Laminitis is an inflammation of the lamina of hoofed animals. According to the United States Department of Agriculture (USDA), laminitis impacts approximately 2% of the horse population each year. Because of the severity of the inflammation and chronic pain, it is frequently necessary to euthanize these horses. Surviving horses may be left useless, with resultant economic and social impact on the industry. Current interventions for laminitis are based on supportive care and alteration of biomechanical forces on the digit. The transition from laminitis to laminar failure is believed to be caused by the “weight of the horse and the forces of locomotion driving the bone down into the hoof capsule.” We hypothesize that an important factor is the torsional forces placed on the distal phalanx (coffin bone) by the deep digital flexor muscle and tendon.
Dr Daniel W. Carter of West Florida Veterinary Associates, Gulf Breeze Florida, and Dr J Ben Renfroe of the Child Neurology Center of Northwest Florida developed a new procedure to reduce tension in the DDFT using local Botox injections.
The paralyzing effect of botulinum toxin will result in a decrease of these torsional forces and therefore will aid in the prevention or treatment of the sequelae of laminitis. Seven horses with varying degrees of laminitis were evaluated. Each underwent pretreatment and posttreatment radiographs as well as pretreatment and posttreatment Obel grading. Each horse received botulinum toxin type A injected into the belly of the deep digital flexor muscle. In all cases there was radiographic stabilization of pedal displacement from the dorsal hoof wall. Obel scores showed improvement of 1 to 2 grades during the time monitored.
In humans muscle injuries are frequent in sports and workplace; more than 30% of the injuries seen are related to skeletal muscle. These injuries can occur through a variety of mechanisms, including those arising through direct trauma (e.g., laceration and contusion) and those through indirect trauma (e.g., ischemia, denervation, and strain), but the general process of muscle repair is similar in most cases. After injury, the muscle repair process begins and is divided into interdependent phases: degeneration/ inflammation, regeneration, fibrosis/scar formation, and remodeling. In addition, muscle damage causes an immediate acute ischemic response releasing reactive oxygen species (ROS) including superoxide anion, hydroxyl radical, and hydrogen peroxide. Moreover, ROS may also be released due to the migration, accumulation, and activation of polymorphonuclear cells. These events will finally provoke oxidation of cell membrane lipids, protein oxidation, proteolysis, and DNA fragmentation. Disruption of muscle structural integrity and function will induce changes in transport capacity, energy production, and ionic balance.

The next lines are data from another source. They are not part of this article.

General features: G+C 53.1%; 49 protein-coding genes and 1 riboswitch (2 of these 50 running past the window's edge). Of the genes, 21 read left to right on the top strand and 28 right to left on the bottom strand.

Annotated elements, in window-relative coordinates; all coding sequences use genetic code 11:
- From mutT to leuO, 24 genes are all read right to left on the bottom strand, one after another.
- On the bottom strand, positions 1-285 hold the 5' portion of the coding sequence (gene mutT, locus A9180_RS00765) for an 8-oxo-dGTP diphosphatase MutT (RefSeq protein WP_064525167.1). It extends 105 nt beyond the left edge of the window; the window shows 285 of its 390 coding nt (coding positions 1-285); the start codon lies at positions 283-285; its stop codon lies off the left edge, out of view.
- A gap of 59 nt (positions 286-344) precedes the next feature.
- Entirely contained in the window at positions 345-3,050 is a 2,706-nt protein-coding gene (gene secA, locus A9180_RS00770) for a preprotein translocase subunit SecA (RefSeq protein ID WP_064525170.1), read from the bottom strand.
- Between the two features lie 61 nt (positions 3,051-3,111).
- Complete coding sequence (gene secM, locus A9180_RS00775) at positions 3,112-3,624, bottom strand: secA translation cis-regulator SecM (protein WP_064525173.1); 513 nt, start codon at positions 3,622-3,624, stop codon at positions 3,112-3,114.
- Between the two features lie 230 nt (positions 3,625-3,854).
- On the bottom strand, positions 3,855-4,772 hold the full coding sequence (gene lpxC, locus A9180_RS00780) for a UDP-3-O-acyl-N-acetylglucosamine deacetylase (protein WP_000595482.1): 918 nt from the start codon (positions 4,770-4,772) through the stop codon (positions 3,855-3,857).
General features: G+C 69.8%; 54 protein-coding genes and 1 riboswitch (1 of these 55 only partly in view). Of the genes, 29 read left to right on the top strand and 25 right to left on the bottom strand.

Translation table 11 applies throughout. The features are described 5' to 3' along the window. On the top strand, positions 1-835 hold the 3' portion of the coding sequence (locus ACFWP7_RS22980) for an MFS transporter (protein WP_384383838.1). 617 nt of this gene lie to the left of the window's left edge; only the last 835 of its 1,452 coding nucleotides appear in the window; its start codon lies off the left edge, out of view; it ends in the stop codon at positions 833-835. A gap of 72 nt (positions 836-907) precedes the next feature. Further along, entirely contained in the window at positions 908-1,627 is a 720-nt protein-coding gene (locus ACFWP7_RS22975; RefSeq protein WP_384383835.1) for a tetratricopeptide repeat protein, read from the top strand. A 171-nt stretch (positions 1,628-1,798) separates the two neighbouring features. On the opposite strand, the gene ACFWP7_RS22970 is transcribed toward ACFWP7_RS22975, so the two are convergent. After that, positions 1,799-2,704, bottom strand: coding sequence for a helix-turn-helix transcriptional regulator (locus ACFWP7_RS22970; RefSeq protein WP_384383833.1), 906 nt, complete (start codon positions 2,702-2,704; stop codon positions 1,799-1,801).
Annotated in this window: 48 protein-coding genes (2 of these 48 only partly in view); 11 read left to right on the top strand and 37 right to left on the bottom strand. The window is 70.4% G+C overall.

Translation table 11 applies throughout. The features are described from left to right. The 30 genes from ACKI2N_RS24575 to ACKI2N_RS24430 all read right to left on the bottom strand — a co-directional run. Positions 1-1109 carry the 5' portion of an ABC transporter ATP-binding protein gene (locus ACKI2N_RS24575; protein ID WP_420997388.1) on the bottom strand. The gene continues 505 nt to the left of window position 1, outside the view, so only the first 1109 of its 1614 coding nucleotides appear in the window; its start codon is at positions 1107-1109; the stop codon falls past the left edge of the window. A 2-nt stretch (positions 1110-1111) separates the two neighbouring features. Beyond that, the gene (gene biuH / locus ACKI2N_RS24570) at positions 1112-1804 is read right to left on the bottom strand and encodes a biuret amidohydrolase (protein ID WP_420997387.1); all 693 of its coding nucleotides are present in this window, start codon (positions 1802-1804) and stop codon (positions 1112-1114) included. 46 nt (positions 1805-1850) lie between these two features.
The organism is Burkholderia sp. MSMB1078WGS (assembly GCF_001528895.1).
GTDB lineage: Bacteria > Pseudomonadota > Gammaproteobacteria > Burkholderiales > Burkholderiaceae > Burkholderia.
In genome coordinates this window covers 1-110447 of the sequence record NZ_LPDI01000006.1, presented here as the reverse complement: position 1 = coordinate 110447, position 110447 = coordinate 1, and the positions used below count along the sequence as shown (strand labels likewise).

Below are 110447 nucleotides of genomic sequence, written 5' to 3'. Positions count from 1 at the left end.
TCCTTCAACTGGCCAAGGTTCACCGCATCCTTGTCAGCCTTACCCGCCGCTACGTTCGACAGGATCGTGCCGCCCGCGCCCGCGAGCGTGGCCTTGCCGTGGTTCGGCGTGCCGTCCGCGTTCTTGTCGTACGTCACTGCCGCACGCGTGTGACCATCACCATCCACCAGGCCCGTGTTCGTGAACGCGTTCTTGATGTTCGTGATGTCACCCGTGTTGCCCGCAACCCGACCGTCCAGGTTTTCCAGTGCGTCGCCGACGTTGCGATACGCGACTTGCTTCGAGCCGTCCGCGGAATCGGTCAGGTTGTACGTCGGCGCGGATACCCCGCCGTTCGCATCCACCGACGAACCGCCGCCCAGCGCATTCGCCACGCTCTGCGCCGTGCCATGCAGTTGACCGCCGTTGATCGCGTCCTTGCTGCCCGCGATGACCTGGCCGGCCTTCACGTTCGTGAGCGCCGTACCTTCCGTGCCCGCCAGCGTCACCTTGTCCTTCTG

Research studies focusing primarily on the effects of photobiomodulation therapy on oxidative stress in experimentally muscle injury have shown that photobiomodulation improves mitochondrial function and reduces the formation of hydroxyl radicals, which contribute to lower muscle cell membrane damage,
The inflammatory phase of the muscle injury is accompanied by an increased ROS and reactive nitrogen species (RNS) production and a reduced activity in antioxidant enzymes.
The muscle traumatic injuries especially in the acute phase benefited from the ROS, which in combination with growth factors and cytokines, are important to the muscle repair due to the redirection of myogenic precursor cells (satellite cells to the injury site).
Satellite cells have the capacity to proliferate and differentiate, with vital properties to repair the injured tissue. In this context, satellite cells and their response to oxidative stress are important to mature skeletal muscle performance. In addition, photobiomodulation causes a protective effect on myoblasts.
However, high levels of ROS for a long period in the injured area can cause oxidative harm (secondary damage) by directly reaching vital cell constituents, such as lipids, proteins, and DNA, in addition to interfering negatively in the differentiation of muscle cells.
Botox when is injected into the muscle a series of events occur blocking the release of acetylcholine which result in flaccid paralysis modifying the horse’s leg torsional forces. Photobiomodulation is a non-invasive procedure well known if its effects reducing inflammation and edema, inducing analgesia, and promoting healing in a range of musculoskeletal pathologies which may help significantly in easing the inflammation and chronic pain of horse’s laminitis avoiding the use of alteration of biomechanical forces on the horse’s digit.
Carmen Care Laser has a specific photobiomodulation protocol for horses with laminitis which may improve their underlying condition, their rehabilitation process while decreasing the pain.